A 2016 Navy force structure assessment called for 66 attack submarines. That requirement has remained steady since — and the fleet size has also remained steady around 50, despite a number of efforts meant to help grow it, including extending the lives of older Los Angeles-class attack subs and pouring billions of dollars into the submarine-building industry to increase output.

With 50 boats, “we’re able to realistically meet what we’ve traditionally met in our global force management,” Gaucher said. But “if you ask me if I want more submarines, of course. And there’s never going to be enough.”

Today, it takes everything going right — a submarine coming out of maintenance on time and not unexpectedly having to surge forward for an overseas mission — for a submarine crew to get the desired number of training days.

But, Gaucher said, “if you throw a perturbation into that … that’s where you have to make those trades.”

Currently, some submarines are on routine deployments for which they fully planned, trained and certified.

Other boats are considered “combat surge ready” and are eligible to scramble into theater if needed. These boats are trained and certified to a smaller number of core missions, but may not qualify for the full range of tasks a routine deployment could require.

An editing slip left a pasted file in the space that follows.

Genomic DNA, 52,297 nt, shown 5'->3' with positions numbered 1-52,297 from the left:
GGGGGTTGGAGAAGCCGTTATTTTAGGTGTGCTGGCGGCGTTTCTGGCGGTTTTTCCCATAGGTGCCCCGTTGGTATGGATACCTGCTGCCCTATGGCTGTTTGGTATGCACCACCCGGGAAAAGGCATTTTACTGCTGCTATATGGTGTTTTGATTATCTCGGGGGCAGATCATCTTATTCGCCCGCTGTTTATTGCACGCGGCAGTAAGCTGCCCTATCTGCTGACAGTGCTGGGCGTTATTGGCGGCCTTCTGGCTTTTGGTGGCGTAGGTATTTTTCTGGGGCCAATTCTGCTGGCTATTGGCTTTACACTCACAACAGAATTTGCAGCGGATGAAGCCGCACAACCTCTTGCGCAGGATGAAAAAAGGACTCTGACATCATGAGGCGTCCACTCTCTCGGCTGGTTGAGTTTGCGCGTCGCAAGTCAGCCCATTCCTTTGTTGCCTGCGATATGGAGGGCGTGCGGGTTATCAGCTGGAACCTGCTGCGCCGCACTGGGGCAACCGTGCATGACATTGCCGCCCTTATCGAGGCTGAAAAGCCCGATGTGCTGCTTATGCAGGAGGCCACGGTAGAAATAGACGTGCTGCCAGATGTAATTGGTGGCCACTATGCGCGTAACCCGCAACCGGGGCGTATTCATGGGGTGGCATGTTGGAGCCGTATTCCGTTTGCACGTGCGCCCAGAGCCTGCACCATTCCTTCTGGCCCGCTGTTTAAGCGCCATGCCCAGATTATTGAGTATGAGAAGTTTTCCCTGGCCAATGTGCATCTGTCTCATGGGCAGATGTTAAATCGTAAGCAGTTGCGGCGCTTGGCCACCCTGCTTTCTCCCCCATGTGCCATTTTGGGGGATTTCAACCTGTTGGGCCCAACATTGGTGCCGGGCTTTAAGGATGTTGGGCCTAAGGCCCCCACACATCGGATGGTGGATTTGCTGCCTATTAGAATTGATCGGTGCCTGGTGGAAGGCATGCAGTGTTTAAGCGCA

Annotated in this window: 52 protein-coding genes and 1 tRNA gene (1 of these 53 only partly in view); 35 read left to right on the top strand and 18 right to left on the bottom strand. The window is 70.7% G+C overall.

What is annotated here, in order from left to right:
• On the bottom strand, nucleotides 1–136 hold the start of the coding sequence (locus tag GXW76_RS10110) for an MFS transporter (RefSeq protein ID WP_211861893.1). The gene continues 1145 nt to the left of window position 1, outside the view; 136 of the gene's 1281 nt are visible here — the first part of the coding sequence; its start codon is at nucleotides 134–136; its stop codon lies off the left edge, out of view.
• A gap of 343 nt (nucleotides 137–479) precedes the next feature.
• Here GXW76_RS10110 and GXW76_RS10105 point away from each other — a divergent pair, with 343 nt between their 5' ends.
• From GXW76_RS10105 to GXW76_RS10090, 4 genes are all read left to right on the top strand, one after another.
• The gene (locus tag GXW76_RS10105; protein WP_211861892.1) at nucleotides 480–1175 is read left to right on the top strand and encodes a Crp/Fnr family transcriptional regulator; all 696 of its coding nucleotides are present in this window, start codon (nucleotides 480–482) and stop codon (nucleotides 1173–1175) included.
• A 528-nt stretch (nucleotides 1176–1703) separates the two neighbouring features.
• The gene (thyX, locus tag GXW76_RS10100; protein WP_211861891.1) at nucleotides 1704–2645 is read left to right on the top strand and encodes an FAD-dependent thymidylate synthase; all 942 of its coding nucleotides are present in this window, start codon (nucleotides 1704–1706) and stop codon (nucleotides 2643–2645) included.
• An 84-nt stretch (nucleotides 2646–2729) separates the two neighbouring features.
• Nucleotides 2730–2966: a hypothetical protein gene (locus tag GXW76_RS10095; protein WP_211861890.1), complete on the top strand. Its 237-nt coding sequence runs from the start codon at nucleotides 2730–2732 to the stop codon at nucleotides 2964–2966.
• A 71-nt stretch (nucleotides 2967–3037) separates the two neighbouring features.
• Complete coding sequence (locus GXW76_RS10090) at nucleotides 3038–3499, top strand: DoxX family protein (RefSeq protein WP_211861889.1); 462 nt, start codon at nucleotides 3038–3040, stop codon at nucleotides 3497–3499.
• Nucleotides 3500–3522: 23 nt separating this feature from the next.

A larger fleet would mean more boats on routine deployments and fewer scrambling to surge. It would mean satisfying more requests by combatant commanders and having more boats already forward in theater — rather than the surge boats at home taking perhaps a week to prepare for deployment before traveling.

It would also allow the boats at home to further develop tactics as well as train alongside surface, aviation and special operations forces, rather than potentially surging forward for an overseas mission.

“There’s just really countless things you can do if you have more,” Gaucher said. “But we can still get the core things done. … So we pick the best things for those submarines to do that best satisfy what the combatant commanders need us to do.”

Clark, however, said his team at Hudson is wrapping up a 2045 fleet design study for the Navy that will call for 54 attack submarines. The study will contend the service needs a larger fleet of attack submarines to address the most vexing operational problem: a potential Chinese invasion of Taiwan.

But increased development of unmanned systems, including the Replicator initiative at the Pentagon and the Hellscape effort through U.S. Pacific Fleet, could help deter or stop an attack, as well as reduce the need for crewed attack submarines.